Drake R. Lewerenz Professor Seals ENG 102-B003 5 October 2012 What a Private Eye Can Miss The short detective story, “Red Wind,” by Raymond Chandler, follows Philip Marlowe as he unravels a murder he witnessed in a bar. This famous literary detective meets a string of characters that are as connected as pearls in a necklace, however they may be more connected than meets the private eye. Chandler uses his character’s actions, observations, and impressions of each other to avoid stating their romantic connections to one another. The first character that is introduced using this platonic principle is Waldo, later known as Joseph Coates. It is made clear that he was a chauffeur for Lola Barsaly that was fired by her husband, Frank Barsaly, upon his return from a business trip, as well as a thief when it is revealed that he stole Lola’s pearl necklace, given to her by her lost love, Stan Philips.
Happy, sad, cross and concentrating. Also, dogs are faithful and they do not tell lies because they cannot talk.” Mark Haddon uses first person to show Christopher’s view on life in a personal manner. The quote shows how Christopher sees himself as a young man who is extremely transparent in his moods and meanings and never lies. The quote also exemplifies Christopher’s inability to understand a wide range of expressions. Another quote that displays Christopher’s unique perspective is seen in the quote “Prime numbers are what is left when you have taken all the patterns away.
This style of narration was extremely entertaining and at times took on the feeling of a detective interviewing his suspects. Santiago Nasars’ murder being explained within the first few pages of the book initially came off as odd. However, as the narrative progressed, prior knowledge about the details of the homicide injected questions into my mind which were unorthodox to the average murder mystery. Instead of forcing readers to ponder the typical murder novel questions; “Who’s the murderer?”, “Did he/she have an accomplice?”, “How did the homicide take place?”, Chronicle of a Death Foretold states the aggressors, their weapons, and their actions leading up to the homicide, right off the bat. One might have called it a wrap after already discovering the details that make up a typical murder mystery within the first two chapters, but as the book progressed, one question that dug deeper than the plot of a normal homicide and kept my eyes peeled began to arise.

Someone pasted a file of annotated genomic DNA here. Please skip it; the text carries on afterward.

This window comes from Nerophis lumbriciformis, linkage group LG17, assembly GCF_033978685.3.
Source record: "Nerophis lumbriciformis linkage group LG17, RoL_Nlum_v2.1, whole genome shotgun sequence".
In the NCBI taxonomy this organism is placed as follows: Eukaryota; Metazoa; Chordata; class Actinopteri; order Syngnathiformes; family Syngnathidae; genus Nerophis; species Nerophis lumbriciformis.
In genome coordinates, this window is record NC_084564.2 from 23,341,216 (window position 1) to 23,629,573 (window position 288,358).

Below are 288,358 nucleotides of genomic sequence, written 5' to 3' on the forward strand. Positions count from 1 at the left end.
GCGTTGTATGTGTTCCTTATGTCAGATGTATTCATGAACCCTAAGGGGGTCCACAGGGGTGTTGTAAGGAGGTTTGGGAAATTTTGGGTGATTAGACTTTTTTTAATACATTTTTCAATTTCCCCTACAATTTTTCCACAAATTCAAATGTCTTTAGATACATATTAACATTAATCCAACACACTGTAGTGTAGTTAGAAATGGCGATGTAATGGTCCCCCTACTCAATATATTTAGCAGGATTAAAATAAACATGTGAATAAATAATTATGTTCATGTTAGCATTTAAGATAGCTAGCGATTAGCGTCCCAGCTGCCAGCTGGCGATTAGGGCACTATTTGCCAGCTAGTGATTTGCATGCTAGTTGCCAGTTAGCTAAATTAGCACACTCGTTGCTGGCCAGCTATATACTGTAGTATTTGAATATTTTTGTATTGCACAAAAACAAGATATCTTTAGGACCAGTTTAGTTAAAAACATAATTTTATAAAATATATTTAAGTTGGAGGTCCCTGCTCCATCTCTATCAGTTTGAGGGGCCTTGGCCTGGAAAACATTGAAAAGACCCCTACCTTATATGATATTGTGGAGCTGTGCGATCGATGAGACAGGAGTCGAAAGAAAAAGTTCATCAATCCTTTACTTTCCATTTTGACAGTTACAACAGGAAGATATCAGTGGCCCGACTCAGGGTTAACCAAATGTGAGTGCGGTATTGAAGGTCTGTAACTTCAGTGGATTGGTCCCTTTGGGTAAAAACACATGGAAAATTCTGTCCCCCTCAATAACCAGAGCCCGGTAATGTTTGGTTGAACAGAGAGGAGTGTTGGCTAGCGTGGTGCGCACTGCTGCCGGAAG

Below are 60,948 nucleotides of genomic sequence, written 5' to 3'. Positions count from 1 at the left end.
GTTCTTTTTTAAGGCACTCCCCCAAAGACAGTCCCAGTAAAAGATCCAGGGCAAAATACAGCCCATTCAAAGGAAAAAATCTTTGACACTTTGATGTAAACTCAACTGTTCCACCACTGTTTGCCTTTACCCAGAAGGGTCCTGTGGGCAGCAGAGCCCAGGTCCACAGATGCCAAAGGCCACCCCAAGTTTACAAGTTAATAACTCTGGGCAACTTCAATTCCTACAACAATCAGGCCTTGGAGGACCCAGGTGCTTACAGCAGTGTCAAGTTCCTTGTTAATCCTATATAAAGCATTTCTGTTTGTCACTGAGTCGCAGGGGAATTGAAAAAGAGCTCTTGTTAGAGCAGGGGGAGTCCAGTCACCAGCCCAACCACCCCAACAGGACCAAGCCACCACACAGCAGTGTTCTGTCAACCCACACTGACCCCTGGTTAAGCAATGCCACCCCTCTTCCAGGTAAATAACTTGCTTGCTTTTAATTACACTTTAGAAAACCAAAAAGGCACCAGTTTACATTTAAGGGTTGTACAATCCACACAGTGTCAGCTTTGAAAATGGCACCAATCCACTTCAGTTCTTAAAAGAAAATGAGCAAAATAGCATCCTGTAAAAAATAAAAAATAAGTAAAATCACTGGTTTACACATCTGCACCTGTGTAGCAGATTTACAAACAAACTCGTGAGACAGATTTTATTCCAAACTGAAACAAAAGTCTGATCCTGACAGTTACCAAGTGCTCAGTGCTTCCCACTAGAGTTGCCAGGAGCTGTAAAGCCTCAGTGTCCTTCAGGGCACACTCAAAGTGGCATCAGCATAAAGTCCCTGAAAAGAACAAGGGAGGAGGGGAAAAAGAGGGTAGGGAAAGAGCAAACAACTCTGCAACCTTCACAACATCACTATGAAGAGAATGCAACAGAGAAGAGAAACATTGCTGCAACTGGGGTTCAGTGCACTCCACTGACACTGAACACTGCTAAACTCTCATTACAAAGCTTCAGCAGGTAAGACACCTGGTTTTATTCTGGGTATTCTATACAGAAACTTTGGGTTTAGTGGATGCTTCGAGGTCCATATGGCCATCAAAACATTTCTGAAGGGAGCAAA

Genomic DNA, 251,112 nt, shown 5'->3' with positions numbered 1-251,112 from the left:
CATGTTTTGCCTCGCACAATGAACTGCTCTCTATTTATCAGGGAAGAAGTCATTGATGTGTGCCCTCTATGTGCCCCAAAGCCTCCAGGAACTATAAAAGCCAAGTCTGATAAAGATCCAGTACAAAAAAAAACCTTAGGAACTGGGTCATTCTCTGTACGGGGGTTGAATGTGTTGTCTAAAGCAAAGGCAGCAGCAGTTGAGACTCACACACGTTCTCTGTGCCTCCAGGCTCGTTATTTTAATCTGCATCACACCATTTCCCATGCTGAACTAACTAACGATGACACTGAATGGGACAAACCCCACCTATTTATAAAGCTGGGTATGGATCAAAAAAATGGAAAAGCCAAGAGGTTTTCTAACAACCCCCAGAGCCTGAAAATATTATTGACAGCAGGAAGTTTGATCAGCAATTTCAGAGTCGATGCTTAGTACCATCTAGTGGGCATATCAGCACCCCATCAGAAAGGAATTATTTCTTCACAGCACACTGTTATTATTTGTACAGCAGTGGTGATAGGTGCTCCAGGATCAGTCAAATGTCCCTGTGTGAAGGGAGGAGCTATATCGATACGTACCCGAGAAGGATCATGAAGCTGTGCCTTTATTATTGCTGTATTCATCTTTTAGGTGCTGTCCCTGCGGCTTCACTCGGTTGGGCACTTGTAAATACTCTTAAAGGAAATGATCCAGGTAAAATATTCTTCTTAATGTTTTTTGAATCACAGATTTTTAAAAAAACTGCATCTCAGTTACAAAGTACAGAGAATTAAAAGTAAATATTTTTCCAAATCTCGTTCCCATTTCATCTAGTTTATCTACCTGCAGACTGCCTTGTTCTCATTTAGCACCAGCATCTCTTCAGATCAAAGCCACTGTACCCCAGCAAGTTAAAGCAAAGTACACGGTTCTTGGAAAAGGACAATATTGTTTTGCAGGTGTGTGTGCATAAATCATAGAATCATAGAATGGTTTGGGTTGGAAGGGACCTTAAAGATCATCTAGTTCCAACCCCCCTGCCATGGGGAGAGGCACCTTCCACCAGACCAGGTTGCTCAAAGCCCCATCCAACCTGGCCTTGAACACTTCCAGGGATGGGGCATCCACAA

On the death of his father Matthew learns that he has inherited a house in Clerkenwell, a section of central London. As the novel opens we see Matthew deciding to occupy the Clerkenwell house. On moving in, however, he begins to disintegrate psychologically as he slowly learns the awful and unbelievable secret of his paternity. Interwoven with this modern story, in alternate chapters, is the fictionalized narrative of Dr. John Dee, who lived from 1527 to 1608, polymath, mathematician, astrologer to Queen Elizabeth, and a professed Hermetic scholar. We encounter Dee at the approximate age of 40, sometime between 1566 and 1570.
"A Ghost Story" Mark Twain's short story, simply entitled “A Ghost Story” begins as what seems to be a traditional tale of paranormal occurrences, but soon takes a humorous turn. Twain draws the reader in with descriptions of ghostly characters visiting him in his solitude while he his staying in a room on the top floor of a deserted old building. He seems to feel that he is losing his mind, but soon the creature causing all of the ruckus makes himself known. He is the ghost of a man of gigantic stature whose body lies in the museum across the street. He explains that he has been haunting the inn across the street since no one visits the museum at midnight, trying to get someone to give his body a proper burial so he can be at peace.The protagonist quickly laughs at him, and explains that the remains across the street are simply a plaster cast, and the real remains are in Albany.